demanglestringC++ demangle mode. Available options are: none, simplified, templates, fullnoneno
python_enabledboolA flag to enable/disable python profilingtrueno
symbols_map_sizeintThe size of eBPF symbols map16384no
pid_map_sizeintThe size of eBPF PID map2048no

Exported fields

pyroscope.ebpf does not export any fields that can be referenced by other components.

Component health

pyroscope.ebpf is only reported as unhealthy if given an invalid configuration.

Debug information

  • targets currently tracked active targets.
  • pid_cache per process elf symbol tables and their sizes in symbols count.
  • elf_cache per build id and per same file symbol tables and their sizes in symbols count.

Debug metrics

  • pyroscope_fanout_latency (histogram): Write latency for sending to direct and indirect components.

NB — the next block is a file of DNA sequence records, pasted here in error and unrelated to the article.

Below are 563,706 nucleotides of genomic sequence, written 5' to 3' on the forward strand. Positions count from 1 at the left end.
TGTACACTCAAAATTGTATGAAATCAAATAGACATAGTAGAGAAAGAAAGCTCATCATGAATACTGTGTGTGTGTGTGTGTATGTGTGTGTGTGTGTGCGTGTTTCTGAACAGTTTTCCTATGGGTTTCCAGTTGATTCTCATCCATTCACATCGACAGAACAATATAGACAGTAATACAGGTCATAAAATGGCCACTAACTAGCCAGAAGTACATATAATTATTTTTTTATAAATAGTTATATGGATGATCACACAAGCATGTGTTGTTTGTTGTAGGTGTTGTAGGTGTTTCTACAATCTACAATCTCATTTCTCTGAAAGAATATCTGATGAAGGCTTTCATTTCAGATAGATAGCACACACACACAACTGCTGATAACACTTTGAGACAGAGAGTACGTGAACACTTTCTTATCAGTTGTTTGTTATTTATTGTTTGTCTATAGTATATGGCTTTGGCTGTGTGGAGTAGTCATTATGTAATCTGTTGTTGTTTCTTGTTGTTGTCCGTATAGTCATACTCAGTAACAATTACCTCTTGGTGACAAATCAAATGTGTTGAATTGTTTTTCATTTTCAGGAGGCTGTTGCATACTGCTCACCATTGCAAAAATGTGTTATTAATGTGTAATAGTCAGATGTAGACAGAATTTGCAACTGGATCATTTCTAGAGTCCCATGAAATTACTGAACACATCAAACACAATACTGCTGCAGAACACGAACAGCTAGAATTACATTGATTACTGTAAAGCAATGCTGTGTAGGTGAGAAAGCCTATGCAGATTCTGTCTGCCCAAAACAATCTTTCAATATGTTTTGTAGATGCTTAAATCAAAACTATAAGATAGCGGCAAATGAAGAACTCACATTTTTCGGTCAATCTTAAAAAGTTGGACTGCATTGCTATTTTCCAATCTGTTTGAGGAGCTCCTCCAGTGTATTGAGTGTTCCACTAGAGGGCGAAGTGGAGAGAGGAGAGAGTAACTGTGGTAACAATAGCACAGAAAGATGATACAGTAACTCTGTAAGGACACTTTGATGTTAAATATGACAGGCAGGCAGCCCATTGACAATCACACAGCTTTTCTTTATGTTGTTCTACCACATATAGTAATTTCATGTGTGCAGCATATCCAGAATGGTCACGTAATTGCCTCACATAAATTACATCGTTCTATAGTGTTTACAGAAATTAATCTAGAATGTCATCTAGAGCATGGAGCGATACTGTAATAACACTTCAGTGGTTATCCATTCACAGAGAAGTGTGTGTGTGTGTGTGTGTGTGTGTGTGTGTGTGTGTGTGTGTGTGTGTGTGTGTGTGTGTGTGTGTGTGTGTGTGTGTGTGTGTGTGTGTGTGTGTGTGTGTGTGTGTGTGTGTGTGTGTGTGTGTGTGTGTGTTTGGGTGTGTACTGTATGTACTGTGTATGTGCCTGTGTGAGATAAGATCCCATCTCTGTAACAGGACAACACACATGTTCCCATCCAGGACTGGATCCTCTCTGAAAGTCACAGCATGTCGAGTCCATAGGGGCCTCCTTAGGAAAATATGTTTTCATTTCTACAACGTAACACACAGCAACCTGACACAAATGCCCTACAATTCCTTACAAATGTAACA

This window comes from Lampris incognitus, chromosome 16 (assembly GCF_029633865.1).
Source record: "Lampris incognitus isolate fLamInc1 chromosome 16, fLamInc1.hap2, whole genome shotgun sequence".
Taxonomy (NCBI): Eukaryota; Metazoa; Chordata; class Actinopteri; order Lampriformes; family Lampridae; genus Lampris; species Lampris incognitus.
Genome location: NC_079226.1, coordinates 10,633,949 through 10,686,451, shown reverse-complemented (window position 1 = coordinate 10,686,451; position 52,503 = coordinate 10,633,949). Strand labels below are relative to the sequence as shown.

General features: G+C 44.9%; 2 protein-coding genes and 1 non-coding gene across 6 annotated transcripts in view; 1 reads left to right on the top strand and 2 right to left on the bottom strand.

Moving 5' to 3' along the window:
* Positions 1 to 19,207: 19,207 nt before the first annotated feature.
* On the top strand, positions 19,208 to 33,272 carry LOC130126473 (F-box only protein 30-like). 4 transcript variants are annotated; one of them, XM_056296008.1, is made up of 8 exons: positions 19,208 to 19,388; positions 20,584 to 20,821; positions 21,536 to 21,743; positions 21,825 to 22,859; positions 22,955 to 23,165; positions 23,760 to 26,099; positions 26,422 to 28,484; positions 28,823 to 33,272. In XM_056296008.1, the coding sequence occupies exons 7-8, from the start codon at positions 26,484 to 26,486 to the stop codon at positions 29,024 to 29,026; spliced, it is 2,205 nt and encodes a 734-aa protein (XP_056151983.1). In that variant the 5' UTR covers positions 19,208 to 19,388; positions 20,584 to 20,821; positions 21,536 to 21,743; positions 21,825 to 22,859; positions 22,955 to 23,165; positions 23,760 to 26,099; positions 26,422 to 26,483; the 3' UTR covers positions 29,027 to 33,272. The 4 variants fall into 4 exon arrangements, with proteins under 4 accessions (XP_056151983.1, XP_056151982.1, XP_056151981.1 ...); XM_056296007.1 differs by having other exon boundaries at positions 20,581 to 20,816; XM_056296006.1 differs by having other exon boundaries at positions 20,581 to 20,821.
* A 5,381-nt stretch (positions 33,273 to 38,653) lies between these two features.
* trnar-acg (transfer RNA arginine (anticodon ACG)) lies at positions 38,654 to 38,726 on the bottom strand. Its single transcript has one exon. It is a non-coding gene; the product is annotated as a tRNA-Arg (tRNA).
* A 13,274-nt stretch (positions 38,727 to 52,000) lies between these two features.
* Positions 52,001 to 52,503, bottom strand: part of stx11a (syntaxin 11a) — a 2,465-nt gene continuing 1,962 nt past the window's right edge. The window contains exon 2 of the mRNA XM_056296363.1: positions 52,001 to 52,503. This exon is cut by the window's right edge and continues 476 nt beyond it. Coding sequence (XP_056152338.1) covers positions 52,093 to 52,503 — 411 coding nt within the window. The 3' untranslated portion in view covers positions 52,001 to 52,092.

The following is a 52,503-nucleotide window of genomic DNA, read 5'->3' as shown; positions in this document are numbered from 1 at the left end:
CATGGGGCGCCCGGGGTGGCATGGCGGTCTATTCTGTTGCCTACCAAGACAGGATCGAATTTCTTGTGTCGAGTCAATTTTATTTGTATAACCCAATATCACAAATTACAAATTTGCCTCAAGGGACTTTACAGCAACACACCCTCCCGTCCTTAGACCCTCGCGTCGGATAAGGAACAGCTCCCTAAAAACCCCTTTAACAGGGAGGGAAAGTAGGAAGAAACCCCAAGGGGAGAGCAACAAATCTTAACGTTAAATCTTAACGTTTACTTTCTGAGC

• pyroscope_ebpf_active_targets (gauge): Number of active targets the component tracks.
  • pyroscope_ebpf_profiling_sessions_total (counter): Number of profiling sessions completed.
  • pyroscope_ebpf_profiling_sessions_failing_total (counter): Number of profiling sessions failed.
  • pyroscope_ebpf_pprofs_total (counter): Number of pprof profiles collected by the ebpf component.

Profile collecting behavior

The pyroscope.ebpf component collects stack traces associated with a process running on the current host. You can use the sample_rate argument to define the number of stack traces collected per second. The default is 97.

The following labels are automatically injected into the collected profiles if you have not defined them. These labels can help you pin down a profiling target.

service_namePyroscope service name. It’s automatically selected from discovery meta labels if possible. Otherwise defaults to unspecified.
__name__pyroscope metric name. Defaults to process_cpu.
__container_id__The container ID derived from target.


One of the following special labels must be included in each target of targets and the label must correspond to the container or process that is profiled:

  • __container_id__: The container ID.
  • __meta_docker_container_id: The ID of the Docker container.